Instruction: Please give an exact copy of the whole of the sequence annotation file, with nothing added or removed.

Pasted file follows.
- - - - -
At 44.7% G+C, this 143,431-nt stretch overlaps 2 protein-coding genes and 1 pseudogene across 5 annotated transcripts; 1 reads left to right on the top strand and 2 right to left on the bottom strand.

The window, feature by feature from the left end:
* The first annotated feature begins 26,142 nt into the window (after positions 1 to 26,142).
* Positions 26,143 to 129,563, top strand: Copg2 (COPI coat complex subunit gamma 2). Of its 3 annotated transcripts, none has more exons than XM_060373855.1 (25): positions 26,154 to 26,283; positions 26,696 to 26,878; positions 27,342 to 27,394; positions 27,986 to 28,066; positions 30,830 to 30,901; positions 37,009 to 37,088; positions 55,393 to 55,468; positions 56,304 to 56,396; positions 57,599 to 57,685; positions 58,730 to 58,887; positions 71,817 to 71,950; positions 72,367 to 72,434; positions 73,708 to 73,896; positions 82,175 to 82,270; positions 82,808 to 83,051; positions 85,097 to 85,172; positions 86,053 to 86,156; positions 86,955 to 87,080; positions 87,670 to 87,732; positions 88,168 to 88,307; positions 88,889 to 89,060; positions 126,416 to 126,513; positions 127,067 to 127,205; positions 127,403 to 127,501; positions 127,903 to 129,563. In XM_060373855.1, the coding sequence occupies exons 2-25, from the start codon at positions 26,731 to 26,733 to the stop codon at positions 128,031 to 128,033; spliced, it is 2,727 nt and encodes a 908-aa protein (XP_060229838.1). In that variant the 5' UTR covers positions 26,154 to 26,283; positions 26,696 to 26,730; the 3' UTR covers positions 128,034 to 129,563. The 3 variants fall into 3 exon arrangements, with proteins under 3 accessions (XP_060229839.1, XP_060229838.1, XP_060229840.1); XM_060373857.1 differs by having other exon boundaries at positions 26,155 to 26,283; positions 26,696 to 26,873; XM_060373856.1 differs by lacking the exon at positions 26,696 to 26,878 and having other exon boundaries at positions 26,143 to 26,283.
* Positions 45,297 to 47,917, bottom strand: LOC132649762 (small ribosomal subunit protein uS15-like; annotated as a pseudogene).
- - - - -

At 44.7% G+C, this 143,431-nt stretch overlaps 2 protein-coding genes and 1 pseudogene across 5 annotated transcripts; 1 reads left to right on the top strand and 2 right to left on the bottom strand.

The window, feature by feature from the left end:
* The first annotated feature begins 26,142 nt into the window (after positions 1 to 26,142).
* Positions 26,143 to 129,563, top strand: Copg2 (COPI coat complex subunit gamma 2). Of its 3 annotated transcripts, none has more exons than XM_060373855.1 (25): positions 26,154 to 26,283; positions 26,696 to 26,878; positions 27,342 to 27,394; positions 27,986 to 28,066; positions 30,830 to 30,901; positions 37,009 to 37,088; positions 55,393 to 55,468; positions 56,304 to 56,396; positions 57,599 to 57,685; positions 58,730 to 58,887; positions 71,817 to 71,950; positions 72,367 to 72,434; positions 73,708 to 73,896; positions 82,175 to 82,270; positions 82,808 to 83,051; positions 85,097 to 85,172; positions 86,053 to 86,156; positions 86,955 to 87,080; positions 87,670 to 87,732; positions 88,168 to 88,307; positions 88,889 to 89,060; positions 126,416 to 126,513; positions 127,067 to 127,205; positions 127,403 to 127,501; positions 127,903 to 129,563. In XM_060373855.1, the coding sequence occupies exons 2-25, from the start codon at positions 26,731 to 26,733 to the stop codon at positions 128,031 to 128,033; spliced, it is 2,727 nt and encodes a 908-aa protein (XP_060229838.1). In that variant the 5' UTR covers positions 26,154 to 26,283; positions 26,696 to 26,730; the 3' UTR covers positions 128,034 to 129,563. The 3 variants fall into 3 exon arrangements, with proteins under 3 accessions (XP_060229839.1, XP_060229838.1, XP_060229840.1); XM_060373857.1 differs by having other exon boundaries at positions 26,155 to 26,283; positions 26,696 to 26,873; XM_060373856.1 differs by lacking the exon at positions 26,696 to 26,878 and having other exon boundaries at positions 26,143 to 26,283.
* Positions 45,297 to 47,917, bottom strand: LOC132649762 (small ribosomal subunit protein uS15-like; annotated as a pseudogene).